This week, the Grammy Awards announced that it was including a Best African Music Performance category starting in 2024. It shouldn’t have caught any of us unaware because of how the last five years of the genre have brought a fresh perspective to the Grammy Academy itself. African music has been on the rise, and it’s impossible for the Grammys not to have paid attention. Besides, the C.E.O. Harvey Manson Jr. had hinted back in September that they were considering an Afrobeats category due to its recent dominance in African popular music. However, the Best African Music Performance will include Afrobeats, Afropop, Afrofusion, Alte, Amapiano and even Fuji music. Suppose this isn’t a validation of the importance of African music. In that case, it’s certainly an acknowledgement of the several generations of work that has gone into creating, curating and distributing African music.

As we once said in this column, whilst the Grammys isn’t the measure of one’s musical talent or career, it is still the highest reward platform for musicians. It’s like the Champions League: players who don’t win it are not necessarily underachievers (Ronaldo (the original Ronaldo) didn’t win the trophy, and he’s still regarded as one of the top five players ever to play the game. However, winning is no minor achievement, and it’s rewarding to see that African music is on the agenda in the most critical rooms where the theme is being discussed.

Credit must go to people like Femi Kuti, the sole nominee from Nigeria, for a long time. But even then, it was clear that lumping Afrobeat in the Global Music category is insufficient, especially in an academy predominantly made up of white middle age men. This is why I want to identify Afrobeats as the single principal factor of why the Grammys expanded its academy to include artists and music execs who can bring invaluable insight into the music scene on the continent. More importantly, the music itself. The force of Afrobeats is undeniable and irrepressible. Where it was only the Kuti family flying the flag for Afrobeat, Afrobeats has been the movement of a generation that is legion! From year to year, the music has continued to captivate millions worldwide and shed helpful light on the culture. I am not sure who the first winner of this category will be next February, but whoever it is, they’ll have Afrobeats to thank for getting them there.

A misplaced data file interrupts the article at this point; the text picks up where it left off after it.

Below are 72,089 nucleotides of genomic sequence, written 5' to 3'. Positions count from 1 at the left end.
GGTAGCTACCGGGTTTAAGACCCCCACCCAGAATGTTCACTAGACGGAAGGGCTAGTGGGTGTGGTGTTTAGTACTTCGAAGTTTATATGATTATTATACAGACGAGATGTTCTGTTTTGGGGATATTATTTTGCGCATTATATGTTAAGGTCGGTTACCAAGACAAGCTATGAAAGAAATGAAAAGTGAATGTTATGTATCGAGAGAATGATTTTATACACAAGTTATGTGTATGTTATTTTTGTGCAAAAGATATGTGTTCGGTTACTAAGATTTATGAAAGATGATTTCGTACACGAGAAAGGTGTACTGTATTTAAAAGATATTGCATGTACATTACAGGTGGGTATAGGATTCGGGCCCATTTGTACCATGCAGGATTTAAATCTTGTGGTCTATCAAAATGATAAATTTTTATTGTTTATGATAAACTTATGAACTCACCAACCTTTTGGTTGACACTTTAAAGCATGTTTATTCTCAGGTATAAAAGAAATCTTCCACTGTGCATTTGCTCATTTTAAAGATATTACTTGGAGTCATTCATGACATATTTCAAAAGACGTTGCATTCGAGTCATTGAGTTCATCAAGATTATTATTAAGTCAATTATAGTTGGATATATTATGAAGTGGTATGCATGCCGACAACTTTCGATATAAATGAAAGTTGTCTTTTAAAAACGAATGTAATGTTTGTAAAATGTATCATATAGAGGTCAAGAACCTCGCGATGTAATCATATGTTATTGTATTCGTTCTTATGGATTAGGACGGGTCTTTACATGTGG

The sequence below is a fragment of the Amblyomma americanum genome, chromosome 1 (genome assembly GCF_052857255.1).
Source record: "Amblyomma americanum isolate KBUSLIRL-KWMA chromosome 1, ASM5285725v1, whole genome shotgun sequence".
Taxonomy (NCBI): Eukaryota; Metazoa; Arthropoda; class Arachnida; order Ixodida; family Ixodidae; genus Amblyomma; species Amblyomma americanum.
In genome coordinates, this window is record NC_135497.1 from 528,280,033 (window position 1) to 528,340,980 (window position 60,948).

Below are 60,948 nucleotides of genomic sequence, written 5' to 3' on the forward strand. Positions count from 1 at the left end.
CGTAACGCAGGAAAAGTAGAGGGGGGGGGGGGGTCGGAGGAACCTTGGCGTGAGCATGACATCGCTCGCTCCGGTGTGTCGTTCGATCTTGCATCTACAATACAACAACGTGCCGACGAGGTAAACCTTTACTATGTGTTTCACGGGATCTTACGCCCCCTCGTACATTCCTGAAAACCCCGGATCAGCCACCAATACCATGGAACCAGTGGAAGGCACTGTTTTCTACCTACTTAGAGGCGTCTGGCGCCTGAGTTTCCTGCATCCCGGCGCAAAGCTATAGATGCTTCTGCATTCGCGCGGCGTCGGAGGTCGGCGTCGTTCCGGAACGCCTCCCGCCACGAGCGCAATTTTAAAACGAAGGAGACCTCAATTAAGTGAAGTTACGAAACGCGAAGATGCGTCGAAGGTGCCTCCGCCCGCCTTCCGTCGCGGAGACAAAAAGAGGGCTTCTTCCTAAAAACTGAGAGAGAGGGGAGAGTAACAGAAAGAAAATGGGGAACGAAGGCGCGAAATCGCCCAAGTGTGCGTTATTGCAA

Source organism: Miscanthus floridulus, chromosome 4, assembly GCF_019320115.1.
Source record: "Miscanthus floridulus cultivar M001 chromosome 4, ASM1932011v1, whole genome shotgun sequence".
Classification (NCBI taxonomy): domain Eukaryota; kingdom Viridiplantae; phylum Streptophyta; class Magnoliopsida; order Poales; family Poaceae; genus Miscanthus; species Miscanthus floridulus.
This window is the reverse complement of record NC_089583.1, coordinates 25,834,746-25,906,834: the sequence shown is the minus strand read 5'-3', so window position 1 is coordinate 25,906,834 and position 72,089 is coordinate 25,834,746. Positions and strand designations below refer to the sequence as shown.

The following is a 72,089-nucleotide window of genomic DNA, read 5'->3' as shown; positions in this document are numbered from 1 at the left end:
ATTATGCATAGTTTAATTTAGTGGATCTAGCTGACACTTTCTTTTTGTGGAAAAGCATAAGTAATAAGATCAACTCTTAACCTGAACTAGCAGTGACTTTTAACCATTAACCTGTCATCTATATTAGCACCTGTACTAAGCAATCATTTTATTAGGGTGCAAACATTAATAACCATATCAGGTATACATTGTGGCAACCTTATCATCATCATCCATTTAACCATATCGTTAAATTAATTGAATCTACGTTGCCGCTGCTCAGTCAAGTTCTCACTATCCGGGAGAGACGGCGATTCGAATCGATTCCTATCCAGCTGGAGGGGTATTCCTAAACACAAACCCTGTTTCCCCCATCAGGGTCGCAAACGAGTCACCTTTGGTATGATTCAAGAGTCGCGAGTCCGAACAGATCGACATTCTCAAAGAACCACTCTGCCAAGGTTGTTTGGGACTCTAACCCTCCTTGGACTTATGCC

You know, the way towards the end of the year, everybody appears to agree that we’re entering Mariah Carey season? I’m starting to believe the summer is Yemi Alade season. With eight projects (five albums and three E.P.s) since she broke through just about ten years ago, her work ethic is indisputable. So is her legendary status, although it seems like that goes under-reported. I don’t know why that is, but it shouldn’t be. As far back as 2016, she’s been selling out 50,000-capacity stadiums across Africa. Not many musicians can say that of their overall career, but she has done it repeatedly.


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A post shared by Yemi Alade (@yemialade)

I also think that Yemi is not bothered about her feats and whether they’re reported. At the beginning of her career, when I interviewed her in 2014, she told me that she wanted to represent African greatness, which she has primarily accomplished. What’s more, as Angelique Kidjo (63 years old this year) gets more advanced, it looks to me that she’s handing over the “Mama Africa” baton to Yemi. If that’s the case, it shows why Yemi isn’t bothered about being under-reported back home. Her African Baddie tour has begun, and it’s in over twenty cities in Europe and America. That, my friend, is legendary stuff. I cannot wait for an entire documentary on her or when I’m commissioned to write her biography. So Yemi, call me!

Lastly, stay updated with all you need about African music at S.O.A. right here.

The Jide Taiwo is a writer and media executive. He’s based in Lagos, Nigeria and tweets via @thejidetaiwo.